I’ve tried several functional languages (OCaml, Haskell, Racket/Scheme) but Clojure is pure awesomeness.
This is a semi-trivial, not optimized solution to the problem 4 of Project Euler.
Note: you need the pattern-match jar, a wonderful way to bring pattern matching into your Clojure functions.
You can download it from Clojars or adding a dependency in Leningen:
(use 'pattern-match) (defn palindrome? [num-as-string] (match num-as-string  true [x] true [x x] true [x & xs] (if (= x (last xs)) (palindrome? (butlast xs)) false) _ false)) (sort (map (fn [x] (Integer. x)) (filter palindrome? (for [n1 (range 100 999) n2 (range 100 999) :let [k (* n1 n2)]] (str k)))))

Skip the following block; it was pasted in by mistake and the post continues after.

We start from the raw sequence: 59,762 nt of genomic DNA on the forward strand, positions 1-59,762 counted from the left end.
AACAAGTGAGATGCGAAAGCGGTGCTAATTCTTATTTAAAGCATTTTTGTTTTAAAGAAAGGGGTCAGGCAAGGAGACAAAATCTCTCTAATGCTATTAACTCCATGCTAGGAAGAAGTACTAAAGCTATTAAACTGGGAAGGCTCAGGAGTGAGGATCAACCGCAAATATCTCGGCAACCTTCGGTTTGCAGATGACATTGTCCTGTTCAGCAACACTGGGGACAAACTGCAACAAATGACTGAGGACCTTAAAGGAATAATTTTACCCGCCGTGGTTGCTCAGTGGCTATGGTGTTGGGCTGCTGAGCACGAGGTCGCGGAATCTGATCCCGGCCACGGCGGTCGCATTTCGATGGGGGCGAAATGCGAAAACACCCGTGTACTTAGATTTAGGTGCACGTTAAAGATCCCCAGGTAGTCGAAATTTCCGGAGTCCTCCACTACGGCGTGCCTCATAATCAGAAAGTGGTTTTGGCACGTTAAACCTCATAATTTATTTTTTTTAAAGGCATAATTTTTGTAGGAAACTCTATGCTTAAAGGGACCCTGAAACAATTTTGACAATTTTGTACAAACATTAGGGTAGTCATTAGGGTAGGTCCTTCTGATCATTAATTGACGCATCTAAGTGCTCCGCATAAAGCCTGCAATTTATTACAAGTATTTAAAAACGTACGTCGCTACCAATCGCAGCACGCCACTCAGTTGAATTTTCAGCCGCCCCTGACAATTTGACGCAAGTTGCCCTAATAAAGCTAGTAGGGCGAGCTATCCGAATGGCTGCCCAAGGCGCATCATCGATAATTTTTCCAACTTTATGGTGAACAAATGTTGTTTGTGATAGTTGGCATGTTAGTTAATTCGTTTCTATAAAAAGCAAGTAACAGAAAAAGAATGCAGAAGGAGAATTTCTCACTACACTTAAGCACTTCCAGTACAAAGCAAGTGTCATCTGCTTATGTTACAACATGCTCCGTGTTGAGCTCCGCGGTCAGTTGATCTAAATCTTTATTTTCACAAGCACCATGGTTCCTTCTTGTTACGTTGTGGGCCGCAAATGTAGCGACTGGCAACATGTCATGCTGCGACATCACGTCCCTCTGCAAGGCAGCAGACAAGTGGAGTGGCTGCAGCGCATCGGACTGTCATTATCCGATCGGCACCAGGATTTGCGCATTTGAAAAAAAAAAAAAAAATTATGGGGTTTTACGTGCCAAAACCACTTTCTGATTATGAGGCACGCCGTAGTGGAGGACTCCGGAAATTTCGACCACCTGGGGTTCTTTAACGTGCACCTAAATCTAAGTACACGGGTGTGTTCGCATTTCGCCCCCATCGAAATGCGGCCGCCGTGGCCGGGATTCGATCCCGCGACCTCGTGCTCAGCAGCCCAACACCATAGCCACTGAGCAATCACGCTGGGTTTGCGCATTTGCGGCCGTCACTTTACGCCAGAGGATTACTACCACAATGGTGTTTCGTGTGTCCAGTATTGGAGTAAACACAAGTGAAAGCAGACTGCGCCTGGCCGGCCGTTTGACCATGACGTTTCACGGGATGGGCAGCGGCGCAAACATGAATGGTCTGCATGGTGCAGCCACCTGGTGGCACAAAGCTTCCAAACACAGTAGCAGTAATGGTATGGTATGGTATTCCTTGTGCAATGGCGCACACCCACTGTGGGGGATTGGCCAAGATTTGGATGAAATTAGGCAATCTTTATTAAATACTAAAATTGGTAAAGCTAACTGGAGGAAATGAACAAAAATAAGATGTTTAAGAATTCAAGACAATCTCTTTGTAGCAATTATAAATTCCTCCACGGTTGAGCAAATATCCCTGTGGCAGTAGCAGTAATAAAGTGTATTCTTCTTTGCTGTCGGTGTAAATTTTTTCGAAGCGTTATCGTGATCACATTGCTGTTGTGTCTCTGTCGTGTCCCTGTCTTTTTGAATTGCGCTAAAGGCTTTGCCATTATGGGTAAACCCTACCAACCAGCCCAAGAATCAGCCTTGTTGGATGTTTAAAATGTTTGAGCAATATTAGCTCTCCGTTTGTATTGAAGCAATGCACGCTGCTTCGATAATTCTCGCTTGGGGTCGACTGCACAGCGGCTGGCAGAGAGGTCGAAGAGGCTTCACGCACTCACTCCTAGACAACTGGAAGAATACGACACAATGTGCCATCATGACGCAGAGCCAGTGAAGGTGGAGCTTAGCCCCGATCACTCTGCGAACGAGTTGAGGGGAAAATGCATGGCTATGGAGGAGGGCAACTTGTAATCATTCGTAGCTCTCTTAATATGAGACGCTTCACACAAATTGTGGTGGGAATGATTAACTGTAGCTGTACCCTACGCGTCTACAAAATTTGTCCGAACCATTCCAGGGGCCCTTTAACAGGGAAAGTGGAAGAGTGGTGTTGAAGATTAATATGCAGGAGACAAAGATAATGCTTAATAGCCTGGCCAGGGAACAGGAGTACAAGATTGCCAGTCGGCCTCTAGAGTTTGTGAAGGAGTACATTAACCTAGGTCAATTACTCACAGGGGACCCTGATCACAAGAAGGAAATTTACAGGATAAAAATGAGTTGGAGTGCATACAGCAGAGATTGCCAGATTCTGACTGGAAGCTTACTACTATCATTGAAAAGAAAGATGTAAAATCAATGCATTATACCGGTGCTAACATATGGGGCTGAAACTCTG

In my opinion this version is very readable even if you are a beginner:
- The nested for iter over two range, binding k to (* n1 n2), building a list of strings
- The resulting list is passed to the filter function with the predicate palindrome? that checks if a number is palindrome
- The outer map convert such filtered list in a integer list
- The final sort sort the results because the problem wants the largest palindrome number